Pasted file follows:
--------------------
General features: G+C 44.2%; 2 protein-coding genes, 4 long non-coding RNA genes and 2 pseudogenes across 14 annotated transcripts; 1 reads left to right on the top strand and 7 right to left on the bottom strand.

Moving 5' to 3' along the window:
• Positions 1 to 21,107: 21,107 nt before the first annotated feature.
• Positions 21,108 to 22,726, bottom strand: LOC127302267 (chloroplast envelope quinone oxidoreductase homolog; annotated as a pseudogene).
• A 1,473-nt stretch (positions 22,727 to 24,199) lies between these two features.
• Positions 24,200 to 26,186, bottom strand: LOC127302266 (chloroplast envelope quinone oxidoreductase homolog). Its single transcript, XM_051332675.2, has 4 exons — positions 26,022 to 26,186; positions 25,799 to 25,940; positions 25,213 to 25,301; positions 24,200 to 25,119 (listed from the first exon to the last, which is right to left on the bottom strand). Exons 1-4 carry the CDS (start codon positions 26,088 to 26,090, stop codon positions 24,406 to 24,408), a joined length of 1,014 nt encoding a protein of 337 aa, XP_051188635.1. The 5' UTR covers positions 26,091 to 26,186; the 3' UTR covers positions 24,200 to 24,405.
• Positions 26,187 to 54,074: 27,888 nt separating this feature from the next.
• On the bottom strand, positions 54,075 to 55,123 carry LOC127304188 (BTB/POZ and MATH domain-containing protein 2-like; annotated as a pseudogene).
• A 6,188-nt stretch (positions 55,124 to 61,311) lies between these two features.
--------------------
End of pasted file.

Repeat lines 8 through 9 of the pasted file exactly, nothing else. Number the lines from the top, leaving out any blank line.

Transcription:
• On the bottom strand, positions 54,075 to 55,123 carry LOC127304188 (BTB/POZ and MATH domain-containing protein 2-like; annotated as a pseudogene).
• A 6,188-nt stretch (positions 55,124 to 61,311) lies between these two features.